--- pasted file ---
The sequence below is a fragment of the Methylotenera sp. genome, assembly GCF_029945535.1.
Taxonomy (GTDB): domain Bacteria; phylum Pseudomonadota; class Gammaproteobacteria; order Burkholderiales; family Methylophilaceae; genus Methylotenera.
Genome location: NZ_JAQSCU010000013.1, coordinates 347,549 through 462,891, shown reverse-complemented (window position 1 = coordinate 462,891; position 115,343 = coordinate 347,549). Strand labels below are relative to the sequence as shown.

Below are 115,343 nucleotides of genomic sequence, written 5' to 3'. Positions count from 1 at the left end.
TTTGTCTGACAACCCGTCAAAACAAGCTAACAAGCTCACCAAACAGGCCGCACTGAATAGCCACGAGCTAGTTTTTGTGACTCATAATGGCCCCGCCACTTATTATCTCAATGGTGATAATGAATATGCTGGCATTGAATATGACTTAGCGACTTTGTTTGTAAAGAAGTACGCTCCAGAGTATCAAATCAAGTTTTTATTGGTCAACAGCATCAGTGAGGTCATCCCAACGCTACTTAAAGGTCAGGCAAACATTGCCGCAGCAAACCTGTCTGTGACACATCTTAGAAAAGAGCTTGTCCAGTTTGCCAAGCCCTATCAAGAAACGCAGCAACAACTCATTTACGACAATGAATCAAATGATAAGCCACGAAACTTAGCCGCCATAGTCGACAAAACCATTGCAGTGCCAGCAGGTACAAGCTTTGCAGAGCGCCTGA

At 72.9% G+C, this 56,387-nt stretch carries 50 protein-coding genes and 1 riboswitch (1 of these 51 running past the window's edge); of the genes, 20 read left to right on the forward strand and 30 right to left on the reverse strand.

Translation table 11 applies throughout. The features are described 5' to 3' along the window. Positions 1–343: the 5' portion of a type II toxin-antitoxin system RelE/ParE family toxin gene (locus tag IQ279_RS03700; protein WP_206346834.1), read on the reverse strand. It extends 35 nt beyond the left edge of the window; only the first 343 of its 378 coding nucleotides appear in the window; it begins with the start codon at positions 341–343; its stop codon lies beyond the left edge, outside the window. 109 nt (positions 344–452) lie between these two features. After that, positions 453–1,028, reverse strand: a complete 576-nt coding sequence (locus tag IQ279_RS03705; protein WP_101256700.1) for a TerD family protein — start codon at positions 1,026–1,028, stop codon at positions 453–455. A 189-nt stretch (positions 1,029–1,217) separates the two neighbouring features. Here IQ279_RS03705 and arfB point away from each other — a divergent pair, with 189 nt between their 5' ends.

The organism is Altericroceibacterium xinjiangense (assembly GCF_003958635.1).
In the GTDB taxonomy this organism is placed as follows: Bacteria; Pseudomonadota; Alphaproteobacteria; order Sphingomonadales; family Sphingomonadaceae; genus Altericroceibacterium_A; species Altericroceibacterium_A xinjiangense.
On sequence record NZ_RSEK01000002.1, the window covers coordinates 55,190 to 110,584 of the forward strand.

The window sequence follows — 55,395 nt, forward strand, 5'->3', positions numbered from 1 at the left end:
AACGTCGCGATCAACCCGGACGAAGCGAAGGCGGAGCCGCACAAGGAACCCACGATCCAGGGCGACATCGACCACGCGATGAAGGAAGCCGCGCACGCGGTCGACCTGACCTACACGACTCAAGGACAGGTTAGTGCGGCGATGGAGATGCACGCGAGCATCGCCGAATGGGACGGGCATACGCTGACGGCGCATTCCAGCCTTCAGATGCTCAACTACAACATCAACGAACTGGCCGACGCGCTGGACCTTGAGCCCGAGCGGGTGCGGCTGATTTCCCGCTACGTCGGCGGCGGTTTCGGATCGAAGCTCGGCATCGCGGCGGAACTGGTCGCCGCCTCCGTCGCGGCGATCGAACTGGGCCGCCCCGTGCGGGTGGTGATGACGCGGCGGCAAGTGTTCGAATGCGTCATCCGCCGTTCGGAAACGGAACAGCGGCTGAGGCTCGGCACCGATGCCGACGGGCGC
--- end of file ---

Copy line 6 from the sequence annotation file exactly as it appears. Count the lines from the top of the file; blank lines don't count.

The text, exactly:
At 72.9% G+C, this 56,387-nt stretch carries 50 protein-coding genes and 1 riboswitch (1 of these 51 running past the window's edge); of the genes, 20 read left to right on the forward strand and 30 right to left on the reverse strand.